A Review of Evidence Supporting NCCN Category 2B Off-label Recommendations for Determination of Medicare Reimbursement Eligibility

ASCO Annual Meeting 2021 Presentation
Authors Molly Erin DiScala, Kenneth Robert Carson, Gary Irving Grad, Brett Mahon

Background: Antineoplastic indications supported by a category 1 or 2A NCCN recommendation are reimbursed by insurance and Medicare, as are FDA-approved indications. While initial reimbursement requests for “off-label” NCCN category 2B indications may be denied, Medicare will reimburse off-label antineoplastic use supported by evidence from a peer-reviewed publication from one of 26 designated journals. Here, we evaluated the published clinical evidence supporting NCCN category 2B indications.

Methods: Category 2B drug indications for the 10 most common solid tumor types were identified in the NCCN compendium (n=104). The results were then filtered to include drugs with only category 2B indications in a particular tumor type (n=14). Similarly, FDA-approved indications were excluded, resulting in a list of drugs with only a 2B indication that are not FDA approved in the specified cancer type (n=8). Published clinical studies supporting these category 2B indications were assessed for study type and journal name in PubMed, and journal names were cross-referenced with the CMS-supported list.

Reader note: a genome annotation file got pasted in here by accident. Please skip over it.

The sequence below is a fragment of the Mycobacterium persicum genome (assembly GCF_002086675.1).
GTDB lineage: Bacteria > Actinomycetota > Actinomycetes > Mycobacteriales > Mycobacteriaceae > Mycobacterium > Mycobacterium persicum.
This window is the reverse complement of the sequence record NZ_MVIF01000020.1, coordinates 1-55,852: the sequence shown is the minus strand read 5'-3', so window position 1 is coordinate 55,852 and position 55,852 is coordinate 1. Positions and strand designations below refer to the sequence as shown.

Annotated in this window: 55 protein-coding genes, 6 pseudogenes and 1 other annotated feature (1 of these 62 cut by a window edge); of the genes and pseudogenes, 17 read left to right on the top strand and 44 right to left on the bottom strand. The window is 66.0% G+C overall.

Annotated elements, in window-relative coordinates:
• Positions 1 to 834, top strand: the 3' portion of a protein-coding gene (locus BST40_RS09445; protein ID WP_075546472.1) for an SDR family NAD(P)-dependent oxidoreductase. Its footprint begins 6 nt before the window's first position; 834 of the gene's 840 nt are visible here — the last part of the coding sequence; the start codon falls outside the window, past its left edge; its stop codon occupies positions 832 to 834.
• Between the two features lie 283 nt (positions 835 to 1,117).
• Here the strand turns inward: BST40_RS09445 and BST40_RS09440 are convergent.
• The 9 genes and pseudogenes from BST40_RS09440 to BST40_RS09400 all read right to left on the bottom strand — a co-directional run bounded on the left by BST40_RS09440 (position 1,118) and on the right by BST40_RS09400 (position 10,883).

Results: Among the 8 non-FDA-approved drug indications with only category 2B recommendations, 7 (87%) had at least one publication of a clinical trial in one of the 26 designated journals. The only 2B indication without supporting literature was single-agent gemcitabine hydrochloride in bladder cancer. For further details, see Table.

Conclusions: These results suggest that clinicians should consider pursuing the appeals process and provide supporting evidence in cases of claim denial. While coverage is not guaranteed, the evidence supporting 2B indications frequently meets the criteria identified in the Medicare statute. Further studies will evaluate if these findings extrapolate to less common tumor types.